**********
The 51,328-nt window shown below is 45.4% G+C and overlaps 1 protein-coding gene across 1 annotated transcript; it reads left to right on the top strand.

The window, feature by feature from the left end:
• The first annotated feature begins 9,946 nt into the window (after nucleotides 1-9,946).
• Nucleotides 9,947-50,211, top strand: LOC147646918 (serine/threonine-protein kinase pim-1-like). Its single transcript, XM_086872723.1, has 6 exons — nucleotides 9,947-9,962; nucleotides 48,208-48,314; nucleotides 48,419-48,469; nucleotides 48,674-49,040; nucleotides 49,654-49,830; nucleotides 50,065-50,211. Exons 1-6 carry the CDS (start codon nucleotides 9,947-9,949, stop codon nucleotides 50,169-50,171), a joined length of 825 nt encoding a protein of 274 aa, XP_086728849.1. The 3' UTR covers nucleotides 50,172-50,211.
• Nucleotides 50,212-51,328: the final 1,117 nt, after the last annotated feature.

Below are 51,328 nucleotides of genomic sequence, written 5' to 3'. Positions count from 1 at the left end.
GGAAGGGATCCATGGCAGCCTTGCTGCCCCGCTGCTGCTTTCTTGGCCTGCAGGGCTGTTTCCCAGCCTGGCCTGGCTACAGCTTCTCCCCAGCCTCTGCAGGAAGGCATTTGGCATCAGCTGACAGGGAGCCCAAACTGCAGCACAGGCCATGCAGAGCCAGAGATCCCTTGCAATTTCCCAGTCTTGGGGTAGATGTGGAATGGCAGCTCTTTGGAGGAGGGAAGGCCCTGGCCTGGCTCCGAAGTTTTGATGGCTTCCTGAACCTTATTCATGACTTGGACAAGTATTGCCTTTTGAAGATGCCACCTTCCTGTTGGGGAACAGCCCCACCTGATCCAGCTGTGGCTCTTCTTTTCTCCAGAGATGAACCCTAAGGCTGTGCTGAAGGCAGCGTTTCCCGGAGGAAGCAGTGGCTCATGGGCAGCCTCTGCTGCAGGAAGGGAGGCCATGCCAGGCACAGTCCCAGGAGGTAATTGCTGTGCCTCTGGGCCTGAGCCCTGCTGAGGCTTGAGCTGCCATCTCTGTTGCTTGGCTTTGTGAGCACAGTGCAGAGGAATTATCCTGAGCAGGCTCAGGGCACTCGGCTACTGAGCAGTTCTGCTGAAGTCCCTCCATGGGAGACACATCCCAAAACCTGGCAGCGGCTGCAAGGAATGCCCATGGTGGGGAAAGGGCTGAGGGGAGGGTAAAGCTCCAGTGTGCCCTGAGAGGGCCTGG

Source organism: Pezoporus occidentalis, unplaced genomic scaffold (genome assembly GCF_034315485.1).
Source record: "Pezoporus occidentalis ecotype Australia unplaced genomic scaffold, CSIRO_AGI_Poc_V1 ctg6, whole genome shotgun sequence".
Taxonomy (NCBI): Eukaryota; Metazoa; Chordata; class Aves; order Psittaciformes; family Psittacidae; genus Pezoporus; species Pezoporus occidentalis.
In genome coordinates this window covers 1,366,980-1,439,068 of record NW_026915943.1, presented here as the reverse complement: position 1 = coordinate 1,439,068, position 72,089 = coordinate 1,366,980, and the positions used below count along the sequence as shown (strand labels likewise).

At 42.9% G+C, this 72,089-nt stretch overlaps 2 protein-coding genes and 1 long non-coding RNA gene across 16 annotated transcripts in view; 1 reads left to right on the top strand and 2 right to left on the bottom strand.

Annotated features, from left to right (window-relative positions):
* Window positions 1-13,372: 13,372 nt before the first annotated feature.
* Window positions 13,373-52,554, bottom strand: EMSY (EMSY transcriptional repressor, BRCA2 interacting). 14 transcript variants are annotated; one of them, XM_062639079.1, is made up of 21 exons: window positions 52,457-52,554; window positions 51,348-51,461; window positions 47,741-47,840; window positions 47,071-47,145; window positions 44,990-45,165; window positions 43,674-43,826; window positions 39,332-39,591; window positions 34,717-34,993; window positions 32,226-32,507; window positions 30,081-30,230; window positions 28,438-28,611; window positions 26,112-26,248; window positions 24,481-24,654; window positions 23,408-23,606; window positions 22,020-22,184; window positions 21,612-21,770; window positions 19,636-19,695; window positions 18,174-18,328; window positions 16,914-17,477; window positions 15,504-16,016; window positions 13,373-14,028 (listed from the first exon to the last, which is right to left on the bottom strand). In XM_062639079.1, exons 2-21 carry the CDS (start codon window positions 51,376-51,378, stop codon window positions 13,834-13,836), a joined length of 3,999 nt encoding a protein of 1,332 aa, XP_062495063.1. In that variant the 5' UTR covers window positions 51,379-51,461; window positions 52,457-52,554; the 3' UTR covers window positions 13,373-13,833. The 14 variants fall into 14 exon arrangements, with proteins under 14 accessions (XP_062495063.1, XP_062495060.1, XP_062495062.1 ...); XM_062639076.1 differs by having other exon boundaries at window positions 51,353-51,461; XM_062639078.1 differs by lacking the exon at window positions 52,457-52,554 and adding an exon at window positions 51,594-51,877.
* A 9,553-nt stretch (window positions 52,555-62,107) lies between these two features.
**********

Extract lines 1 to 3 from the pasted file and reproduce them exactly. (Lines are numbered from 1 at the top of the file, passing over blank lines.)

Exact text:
The 51,328-nt window shown below is 45.4% G+C and overlaps 1 protein-coding gene across 1 annotated transcript; it reads left to right on the top strand.

The window, feature by feature from the left end:
• The first annotated feature begins 9,946 nt into the window (after nucleotides 1-9,946).